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The Group of 20 meeting held Sept. 4 and 5 in Hangzhou, China, was hailed as a great success by the Chinese media. Certainly, from the Chinese government’s perspective, the summit went comparatively smoothly.

From Beijing’s viewpoint, China succeeded in setting the agenda for this G-20 meet. That is, China successfully kept the focus on economic and financial questions and away from political issues. With this year’s Group of Seven summit raising the South China Sea issue and the Permanent Court of Arbitration ruling against Beijing, China was wary that the dispute would be raised by the G-20.

However, the G-20 gathering has its origins in 1999 as a meeting of finance ministers and central bank governors from 20 major economies, before being upgraded to a summit of leaders of the world’s 20 major economies following the global financial crisis of 2008. The meeting is formally referred to as the G-20 Leaders’ Summit on Financial Markets and the World Economy. In this respect, the fact that host China set an agenda focusing on the road to economic development, the world economy and financial stability were not enough to arouse strong suspicion among member countries. Also, in terms of China’s partitioning of its diplomacy, whereas the BRICS (Brazil, Russia, India, China and South Africa) summit has both political and economic elements to its agenda, the G-20 was simply an opportunity to talk about the economy.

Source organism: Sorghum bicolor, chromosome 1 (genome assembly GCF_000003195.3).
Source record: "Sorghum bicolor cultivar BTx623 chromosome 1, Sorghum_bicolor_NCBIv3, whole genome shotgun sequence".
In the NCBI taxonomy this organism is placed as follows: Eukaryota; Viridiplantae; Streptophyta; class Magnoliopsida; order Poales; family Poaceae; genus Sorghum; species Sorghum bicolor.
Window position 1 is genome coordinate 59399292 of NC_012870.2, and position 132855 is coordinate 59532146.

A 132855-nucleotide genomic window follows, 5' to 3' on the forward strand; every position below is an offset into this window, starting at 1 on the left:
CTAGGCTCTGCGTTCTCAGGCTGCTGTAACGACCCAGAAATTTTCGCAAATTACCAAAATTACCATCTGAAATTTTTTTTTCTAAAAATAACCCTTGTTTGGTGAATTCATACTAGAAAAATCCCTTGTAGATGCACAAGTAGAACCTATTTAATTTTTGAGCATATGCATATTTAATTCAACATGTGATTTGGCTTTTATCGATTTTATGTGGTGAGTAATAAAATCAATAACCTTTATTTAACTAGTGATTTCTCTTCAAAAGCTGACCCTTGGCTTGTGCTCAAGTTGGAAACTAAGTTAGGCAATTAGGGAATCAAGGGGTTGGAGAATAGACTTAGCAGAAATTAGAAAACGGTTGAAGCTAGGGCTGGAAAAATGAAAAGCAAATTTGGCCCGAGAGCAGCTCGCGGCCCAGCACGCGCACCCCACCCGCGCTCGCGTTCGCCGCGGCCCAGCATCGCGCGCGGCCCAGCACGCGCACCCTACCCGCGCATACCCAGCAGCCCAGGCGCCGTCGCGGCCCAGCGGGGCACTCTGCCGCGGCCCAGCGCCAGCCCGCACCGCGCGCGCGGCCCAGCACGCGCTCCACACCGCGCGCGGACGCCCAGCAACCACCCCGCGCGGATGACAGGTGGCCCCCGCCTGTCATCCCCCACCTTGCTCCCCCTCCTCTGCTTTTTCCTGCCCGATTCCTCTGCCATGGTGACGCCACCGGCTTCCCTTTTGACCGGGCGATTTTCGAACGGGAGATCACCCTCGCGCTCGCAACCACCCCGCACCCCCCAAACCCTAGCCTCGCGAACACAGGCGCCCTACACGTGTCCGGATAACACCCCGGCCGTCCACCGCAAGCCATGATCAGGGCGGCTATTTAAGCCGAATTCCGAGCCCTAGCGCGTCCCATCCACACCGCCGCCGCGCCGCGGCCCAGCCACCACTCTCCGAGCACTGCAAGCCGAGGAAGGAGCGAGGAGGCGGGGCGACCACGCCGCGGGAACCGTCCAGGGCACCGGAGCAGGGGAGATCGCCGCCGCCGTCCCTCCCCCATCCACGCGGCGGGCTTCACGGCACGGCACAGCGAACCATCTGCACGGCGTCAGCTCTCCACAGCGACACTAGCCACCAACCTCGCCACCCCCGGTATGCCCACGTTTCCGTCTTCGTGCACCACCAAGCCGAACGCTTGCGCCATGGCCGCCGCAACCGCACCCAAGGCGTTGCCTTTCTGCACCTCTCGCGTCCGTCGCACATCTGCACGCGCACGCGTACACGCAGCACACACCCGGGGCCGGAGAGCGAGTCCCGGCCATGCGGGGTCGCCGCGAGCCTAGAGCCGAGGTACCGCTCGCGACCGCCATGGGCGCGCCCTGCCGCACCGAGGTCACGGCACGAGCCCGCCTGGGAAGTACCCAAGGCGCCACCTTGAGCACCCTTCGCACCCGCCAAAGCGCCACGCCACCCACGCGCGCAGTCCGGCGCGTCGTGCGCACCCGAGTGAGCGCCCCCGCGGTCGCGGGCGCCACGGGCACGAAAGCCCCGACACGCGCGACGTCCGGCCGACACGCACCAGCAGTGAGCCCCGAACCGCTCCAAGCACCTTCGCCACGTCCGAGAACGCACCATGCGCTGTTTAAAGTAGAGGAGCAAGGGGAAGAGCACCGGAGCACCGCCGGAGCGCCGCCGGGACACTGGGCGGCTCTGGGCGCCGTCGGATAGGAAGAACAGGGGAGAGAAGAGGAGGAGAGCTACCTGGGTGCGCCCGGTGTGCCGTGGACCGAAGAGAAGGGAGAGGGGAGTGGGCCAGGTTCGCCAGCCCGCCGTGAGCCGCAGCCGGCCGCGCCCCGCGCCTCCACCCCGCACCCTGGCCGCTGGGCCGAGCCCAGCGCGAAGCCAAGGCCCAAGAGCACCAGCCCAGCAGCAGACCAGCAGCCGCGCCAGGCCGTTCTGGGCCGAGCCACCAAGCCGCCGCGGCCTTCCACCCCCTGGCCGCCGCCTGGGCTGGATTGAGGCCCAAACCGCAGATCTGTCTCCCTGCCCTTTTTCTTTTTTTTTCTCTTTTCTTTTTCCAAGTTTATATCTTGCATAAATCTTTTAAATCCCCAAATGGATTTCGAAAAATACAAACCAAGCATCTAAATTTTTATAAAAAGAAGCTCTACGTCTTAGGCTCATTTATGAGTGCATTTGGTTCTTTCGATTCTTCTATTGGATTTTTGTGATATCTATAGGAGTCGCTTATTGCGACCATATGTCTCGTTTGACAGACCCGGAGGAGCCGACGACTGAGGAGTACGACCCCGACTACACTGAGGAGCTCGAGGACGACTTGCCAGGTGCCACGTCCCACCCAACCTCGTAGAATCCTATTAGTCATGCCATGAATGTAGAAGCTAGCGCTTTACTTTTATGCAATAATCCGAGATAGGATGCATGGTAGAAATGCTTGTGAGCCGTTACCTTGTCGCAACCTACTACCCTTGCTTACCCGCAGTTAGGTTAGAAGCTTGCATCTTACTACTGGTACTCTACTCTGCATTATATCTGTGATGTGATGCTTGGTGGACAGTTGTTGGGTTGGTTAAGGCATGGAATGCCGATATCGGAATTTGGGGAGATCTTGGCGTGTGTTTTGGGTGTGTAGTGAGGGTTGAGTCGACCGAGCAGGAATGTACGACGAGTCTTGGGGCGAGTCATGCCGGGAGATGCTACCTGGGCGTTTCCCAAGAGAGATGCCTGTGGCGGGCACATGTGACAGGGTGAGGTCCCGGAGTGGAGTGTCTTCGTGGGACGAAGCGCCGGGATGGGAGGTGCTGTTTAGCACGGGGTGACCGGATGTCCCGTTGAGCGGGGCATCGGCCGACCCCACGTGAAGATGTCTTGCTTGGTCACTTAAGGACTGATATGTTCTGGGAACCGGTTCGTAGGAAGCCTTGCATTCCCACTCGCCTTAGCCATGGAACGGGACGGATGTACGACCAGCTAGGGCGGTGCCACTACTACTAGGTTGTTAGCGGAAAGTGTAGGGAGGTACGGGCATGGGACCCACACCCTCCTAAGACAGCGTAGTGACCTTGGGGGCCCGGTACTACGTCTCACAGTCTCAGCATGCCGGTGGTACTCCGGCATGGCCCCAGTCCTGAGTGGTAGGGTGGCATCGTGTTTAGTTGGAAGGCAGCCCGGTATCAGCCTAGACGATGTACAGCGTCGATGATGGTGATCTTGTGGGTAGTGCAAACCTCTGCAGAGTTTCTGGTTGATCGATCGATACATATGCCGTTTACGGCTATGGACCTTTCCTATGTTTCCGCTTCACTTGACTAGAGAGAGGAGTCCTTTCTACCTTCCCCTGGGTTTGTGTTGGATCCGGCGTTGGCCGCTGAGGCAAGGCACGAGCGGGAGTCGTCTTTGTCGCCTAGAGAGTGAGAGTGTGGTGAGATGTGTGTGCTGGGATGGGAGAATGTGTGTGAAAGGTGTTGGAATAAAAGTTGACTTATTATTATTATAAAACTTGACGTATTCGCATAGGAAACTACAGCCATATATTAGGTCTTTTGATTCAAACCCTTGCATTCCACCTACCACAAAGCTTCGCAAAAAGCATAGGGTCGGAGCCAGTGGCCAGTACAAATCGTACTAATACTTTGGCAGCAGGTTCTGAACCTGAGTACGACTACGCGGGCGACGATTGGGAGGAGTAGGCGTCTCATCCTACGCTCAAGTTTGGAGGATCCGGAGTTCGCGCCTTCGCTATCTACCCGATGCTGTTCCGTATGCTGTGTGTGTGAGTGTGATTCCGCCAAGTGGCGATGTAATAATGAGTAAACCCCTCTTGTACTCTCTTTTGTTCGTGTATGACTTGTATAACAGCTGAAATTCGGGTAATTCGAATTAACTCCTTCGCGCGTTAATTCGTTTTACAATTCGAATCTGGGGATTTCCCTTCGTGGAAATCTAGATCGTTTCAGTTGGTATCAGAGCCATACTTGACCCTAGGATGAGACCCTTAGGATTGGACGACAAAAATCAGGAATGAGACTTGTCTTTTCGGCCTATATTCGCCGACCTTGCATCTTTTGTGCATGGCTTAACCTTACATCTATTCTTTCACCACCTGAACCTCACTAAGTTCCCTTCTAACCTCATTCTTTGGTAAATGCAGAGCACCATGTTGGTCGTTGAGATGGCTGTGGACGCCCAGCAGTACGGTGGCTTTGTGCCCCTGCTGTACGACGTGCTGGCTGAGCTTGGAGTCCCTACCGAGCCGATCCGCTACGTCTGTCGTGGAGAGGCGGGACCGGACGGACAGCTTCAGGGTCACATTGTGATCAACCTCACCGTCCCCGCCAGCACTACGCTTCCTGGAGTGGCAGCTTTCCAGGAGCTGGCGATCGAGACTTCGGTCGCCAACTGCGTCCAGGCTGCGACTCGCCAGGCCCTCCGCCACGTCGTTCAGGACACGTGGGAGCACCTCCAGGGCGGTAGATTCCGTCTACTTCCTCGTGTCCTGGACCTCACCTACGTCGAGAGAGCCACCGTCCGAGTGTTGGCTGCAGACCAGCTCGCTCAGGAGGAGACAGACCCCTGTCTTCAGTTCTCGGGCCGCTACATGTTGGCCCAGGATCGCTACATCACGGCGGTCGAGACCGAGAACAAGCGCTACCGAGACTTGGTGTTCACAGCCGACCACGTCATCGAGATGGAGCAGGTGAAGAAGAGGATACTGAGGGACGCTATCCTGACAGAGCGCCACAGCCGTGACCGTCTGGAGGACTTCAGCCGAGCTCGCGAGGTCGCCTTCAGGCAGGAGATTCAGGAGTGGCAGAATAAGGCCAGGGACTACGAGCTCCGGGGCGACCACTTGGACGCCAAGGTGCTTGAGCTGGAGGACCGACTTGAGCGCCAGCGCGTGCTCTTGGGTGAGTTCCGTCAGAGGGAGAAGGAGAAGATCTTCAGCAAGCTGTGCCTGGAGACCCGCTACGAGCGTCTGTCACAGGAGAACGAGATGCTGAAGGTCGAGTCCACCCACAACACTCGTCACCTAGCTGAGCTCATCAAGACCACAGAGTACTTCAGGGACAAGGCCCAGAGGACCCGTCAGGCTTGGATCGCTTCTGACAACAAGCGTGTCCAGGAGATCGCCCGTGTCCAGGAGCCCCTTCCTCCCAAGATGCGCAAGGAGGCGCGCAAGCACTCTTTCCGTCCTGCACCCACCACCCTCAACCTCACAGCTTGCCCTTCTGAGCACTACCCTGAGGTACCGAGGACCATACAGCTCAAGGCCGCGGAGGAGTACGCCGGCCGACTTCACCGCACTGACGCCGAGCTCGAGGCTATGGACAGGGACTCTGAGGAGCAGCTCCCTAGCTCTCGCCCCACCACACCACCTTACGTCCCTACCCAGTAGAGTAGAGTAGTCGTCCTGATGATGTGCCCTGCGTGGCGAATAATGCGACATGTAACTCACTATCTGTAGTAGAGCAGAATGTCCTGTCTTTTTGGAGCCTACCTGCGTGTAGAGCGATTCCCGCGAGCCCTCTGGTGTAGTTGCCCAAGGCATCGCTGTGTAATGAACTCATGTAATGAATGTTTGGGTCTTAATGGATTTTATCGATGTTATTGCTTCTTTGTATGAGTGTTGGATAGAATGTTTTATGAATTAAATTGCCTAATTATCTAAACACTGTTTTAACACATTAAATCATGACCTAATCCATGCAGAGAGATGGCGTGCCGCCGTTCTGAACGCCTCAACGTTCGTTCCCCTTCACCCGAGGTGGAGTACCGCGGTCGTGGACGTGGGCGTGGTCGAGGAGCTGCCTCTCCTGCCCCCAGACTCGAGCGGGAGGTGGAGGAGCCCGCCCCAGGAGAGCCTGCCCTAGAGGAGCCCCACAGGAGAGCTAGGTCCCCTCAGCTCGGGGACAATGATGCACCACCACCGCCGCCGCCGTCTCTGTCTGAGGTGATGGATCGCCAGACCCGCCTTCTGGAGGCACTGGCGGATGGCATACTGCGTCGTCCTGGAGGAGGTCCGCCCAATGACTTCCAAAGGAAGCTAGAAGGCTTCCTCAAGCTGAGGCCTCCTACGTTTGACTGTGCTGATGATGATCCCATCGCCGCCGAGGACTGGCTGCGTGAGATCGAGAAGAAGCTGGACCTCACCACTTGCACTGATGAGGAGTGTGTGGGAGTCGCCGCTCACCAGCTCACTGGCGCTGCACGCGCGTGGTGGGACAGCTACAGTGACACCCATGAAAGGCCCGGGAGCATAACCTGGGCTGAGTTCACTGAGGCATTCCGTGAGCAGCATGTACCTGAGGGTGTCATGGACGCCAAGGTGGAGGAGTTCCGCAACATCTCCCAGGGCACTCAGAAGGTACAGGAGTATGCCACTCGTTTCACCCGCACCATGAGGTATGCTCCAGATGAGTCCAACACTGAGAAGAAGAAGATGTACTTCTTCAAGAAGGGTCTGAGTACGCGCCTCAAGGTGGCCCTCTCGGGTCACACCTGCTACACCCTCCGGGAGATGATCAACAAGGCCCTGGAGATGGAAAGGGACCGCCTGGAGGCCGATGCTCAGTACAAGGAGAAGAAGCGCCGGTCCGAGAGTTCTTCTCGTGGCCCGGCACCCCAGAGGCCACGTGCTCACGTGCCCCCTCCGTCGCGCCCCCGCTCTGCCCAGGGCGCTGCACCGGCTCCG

However, for the administration of Chinese President Xi Jinping, there was value in using this G-20 summit as an opportunity not only to burnish its relations with the international community but also to put on a show for the home crowd. A situation where the international community supports China, indeed respects it as a “responsible great power,” and does not raise the issues China wishes to avoid was certainly necessary for the home crowd ahead of the looming National Congress of the Communist Party of China.

The fact that the G-20 agenda was confined to economic and financial issues, and matters such as political and security concerns could not be discussed, may have benefited China in one respect. In another respect, though, it prevented China from showing itself as a major political force. Of course, it may be that China at least managed to save face as the world’s second-largest economy.

However, even in economic terms, China’s position is vastly different from its position when the G-20 meetings first started. This is in part because, after the global financial crisis, China was the engine of global growth. Indeed, emerging market economies were driving the global economy, so much so that the G-20 seemed the appropriate forum to discuss the future of the global economy. Later, however, emerging markets began to experience their own slowdowns. China was no exception, and these days even poses a downside risk to the global economy. China’s overproduction of steel and reforms of state-owned enterprises in particular have drawn worldwide attention. At the recent G-20 summit, Beijing decided to sweep away these concerns and make various promises to the world. China may capitalize on these international commitments to push ahead with reforms, but it could also find it difficult to fulfill these international commitments, which may turn into shackles.

China’s main diplomatic objective this year was to make a success of the G-20 gathering. For this reason alone, it went to great lengths to put on a show.